The GWPF relies on a small pool of self-described experts to write its reports. Most prominent among these are Judith Curry, a former Georgia Tech professor, Ross McKitrick, an associate professor of economics at the University of Guelph, and Viscount Matt Ridley.

Ridley is a Conservative hereditary peer who was chairman of Northern Rock when the bank crashed and was rescued by the government in 2007. He promotes himself as an evolution expert. His Blagdon Estate hosts a coal mine.

Ridley’s brother-in-law is North Shropshire MP and former Environment Secretary Owen Paterson, who gave the GWPF’s annual lecture in 2014 (later discovered to have been written by Ridley).

Labour peer Lord Bernard Donoughue has also been on the GWPF’s board since its inception in 2007, and took over from Lawson as chair in January 2019. Donoughue, a former Minister for Farming and the Food Industry, has numerous investments, including in seven funds that hold shares in fossil fuel companies.

Former Tory MP Peter Lilley is another GWPF advisor sitting in the House of Lords. Lilley has a record of consistently voting against policy measures to tackle climate change, including in 2008 when he was one of only five MPs to vote against the UK’s Climate Change Act.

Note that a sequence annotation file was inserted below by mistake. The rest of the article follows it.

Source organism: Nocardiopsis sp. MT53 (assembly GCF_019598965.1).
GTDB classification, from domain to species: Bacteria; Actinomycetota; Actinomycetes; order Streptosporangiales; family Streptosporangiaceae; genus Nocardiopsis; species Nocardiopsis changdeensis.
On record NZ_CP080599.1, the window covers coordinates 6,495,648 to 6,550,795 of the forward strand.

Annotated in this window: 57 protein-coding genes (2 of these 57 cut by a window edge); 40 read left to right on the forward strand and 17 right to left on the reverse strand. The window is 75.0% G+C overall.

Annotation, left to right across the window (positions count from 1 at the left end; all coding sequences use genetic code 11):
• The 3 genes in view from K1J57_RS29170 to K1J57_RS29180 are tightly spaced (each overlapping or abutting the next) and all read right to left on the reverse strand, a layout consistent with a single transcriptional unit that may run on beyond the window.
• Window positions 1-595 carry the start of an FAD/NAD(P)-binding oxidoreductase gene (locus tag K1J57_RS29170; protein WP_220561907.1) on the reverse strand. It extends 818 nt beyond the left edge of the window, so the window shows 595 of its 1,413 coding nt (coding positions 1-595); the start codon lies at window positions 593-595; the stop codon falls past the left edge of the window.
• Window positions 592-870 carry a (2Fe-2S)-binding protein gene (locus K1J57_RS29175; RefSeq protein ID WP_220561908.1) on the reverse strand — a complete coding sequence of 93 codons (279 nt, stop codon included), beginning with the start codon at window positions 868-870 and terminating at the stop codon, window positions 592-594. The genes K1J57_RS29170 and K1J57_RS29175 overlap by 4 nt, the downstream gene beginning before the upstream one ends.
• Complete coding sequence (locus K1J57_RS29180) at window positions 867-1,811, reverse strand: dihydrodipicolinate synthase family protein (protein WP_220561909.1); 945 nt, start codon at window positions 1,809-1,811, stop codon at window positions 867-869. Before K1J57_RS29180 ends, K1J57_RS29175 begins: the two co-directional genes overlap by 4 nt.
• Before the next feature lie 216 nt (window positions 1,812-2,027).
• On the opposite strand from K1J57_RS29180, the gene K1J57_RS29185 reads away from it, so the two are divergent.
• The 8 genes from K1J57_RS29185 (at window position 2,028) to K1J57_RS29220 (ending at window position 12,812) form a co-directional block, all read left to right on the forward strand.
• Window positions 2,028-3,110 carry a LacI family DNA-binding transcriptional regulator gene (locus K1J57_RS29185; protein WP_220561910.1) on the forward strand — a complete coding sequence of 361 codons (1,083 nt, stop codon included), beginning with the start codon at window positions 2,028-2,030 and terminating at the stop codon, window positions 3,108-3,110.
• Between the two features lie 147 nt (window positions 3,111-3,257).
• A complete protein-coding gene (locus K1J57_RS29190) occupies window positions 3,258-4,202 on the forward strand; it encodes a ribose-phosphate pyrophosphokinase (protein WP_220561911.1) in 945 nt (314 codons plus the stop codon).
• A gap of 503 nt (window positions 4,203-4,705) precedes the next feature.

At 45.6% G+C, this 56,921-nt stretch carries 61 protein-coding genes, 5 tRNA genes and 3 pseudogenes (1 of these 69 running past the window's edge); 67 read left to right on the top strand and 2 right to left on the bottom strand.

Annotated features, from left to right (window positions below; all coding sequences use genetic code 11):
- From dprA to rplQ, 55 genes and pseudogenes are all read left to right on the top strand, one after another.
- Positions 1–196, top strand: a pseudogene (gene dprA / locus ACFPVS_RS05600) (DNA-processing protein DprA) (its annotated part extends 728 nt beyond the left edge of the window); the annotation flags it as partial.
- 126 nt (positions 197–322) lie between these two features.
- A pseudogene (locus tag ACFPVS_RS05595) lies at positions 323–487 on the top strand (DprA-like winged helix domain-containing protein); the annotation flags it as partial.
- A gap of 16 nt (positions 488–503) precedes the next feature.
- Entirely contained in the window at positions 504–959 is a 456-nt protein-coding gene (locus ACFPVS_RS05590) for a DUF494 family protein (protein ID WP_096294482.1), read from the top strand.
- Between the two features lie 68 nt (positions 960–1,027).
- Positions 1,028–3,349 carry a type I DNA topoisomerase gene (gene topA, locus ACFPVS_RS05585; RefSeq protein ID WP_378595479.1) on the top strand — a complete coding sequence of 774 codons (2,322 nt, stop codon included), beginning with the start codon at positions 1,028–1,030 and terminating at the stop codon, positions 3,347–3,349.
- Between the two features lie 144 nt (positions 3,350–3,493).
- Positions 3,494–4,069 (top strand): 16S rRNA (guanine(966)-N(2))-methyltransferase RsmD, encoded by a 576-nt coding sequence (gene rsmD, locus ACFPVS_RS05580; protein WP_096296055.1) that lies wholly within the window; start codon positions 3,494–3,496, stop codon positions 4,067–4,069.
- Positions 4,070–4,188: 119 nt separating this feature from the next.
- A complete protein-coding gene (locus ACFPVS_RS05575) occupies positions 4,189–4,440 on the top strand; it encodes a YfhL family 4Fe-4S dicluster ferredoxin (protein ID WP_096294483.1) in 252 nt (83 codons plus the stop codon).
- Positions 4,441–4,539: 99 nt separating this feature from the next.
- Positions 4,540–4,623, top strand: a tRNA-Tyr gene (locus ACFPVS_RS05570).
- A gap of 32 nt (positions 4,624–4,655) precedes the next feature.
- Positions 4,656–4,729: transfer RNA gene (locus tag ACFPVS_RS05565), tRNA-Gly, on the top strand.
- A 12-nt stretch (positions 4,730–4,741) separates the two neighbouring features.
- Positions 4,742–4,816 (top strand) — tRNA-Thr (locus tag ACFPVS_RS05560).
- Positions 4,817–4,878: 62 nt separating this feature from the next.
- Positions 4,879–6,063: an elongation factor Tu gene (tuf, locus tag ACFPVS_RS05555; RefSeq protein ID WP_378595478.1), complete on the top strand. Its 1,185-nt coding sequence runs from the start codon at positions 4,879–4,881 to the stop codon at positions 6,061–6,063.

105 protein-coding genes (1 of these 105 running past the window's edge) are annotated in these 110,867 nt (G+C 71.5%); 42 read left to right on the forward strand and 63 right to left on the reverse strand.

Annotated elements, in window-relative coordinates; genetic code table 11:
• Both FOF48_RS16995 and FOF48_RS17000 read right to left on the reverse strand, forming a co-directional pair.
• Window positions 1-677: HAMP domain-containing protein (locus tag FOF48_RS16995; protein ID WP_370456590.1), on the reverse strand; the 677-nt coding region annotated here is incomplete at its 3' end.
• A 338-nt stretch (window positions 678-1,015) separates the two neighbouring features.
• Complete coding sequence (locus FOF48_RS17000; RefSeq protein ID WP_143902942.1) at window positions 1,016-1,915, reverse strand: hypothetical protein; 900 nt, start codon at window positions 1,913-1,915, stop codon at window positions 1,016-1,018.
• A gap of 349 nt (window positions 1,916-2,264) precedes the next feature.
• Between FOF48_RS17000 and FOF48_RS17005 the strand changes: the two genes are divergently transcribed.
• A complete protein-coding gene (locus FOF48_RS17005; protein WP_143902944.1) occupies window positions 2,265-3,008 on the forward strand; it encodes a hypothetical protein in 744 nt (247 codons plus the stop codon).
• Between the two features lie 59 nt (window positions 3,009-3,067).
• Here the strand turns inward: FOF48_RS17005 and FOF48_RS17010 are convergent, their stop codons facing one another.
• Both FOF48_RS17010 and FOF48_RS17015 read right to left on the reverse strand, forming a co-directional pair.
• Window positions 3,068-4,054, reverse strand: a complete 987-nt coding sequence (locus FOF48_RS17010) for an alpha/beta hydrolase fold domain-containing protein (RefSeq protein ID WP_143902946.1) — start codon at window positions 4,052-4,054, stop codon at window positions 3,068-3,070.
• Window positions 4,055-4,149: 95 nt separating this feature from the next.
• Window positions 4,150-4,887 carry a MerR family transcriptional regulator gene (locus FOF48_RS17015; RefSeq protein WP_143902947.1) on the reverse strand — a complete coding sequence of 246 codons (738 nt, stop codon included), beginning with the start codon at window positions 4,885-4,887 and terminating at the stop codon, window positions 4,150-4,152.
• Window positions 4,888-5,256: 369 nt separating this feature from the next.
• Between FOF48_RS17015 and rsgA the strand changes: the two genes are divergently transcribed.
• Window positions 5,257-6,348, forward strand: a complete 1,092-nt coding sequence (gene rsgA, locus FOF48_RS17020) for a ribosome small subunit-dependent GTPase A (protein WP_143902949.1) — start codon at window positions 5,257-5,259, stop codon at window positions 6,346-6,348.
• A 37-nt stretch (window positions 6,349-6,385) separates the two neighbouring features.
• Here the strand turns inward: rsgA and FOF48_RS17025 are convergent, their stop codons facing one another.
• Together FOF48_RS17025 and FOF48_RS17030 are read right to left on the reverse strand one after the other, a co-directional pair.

Lilley was been a non-executive board member of Tethys Petroleum, a Cayman Island-based oil and gas company with drilling operations in Kazakhstan, Tajikistan and Uzbekistan. In 2018, Lilley was involved in a Channel 4 sting over politicians being offered cash to advise on Brexit. Lilley denied the allegations and reported Channel 4 to Ofcom over the programme.

Labour MP Graham Stringer is also a GWPF trustee. Stringer was a leading voice in Labour Leave, the party’s main pro-Brexit group.


Read more about the Global Warming Policy Foundation in DeSmog's Disinformation Database


The GWPF does not declare who funds it, but a few donors have been exposed — all of whom are major Conservative party and pro-Brexit donors.

Australian hedge fund manager Michael Hintze has been dubbed the “godfather of Tory donors”, and was revealed to be a GWPF donor in 2012. He also donated £225,000 to the Leave campaign in the Brexit referendum.

City currency manager Neil Record is likewise a major Tory donor and GWPF supporter. He donated over £450,000 to the Conservative Party, including £32,000 to Tory leadership hopeful Matt Hancock between 2010 and 2017. In 2014, he confirmed he donated to the GWPF but declined to disclose the amount.

Lord Nigel Vinson, a former Barclays Bank director, was also confirmed as a GWPF donor. He donated at least £50,000 to the GWPF through his charity, the Nigel Vinson Charitable Trust, according to accounts submitted to the Charity Commission. He has also donated to the Renewable Energy Foundation and Institute for Policy Research — an organisation that supports many of the Tufton Street network’s organisations.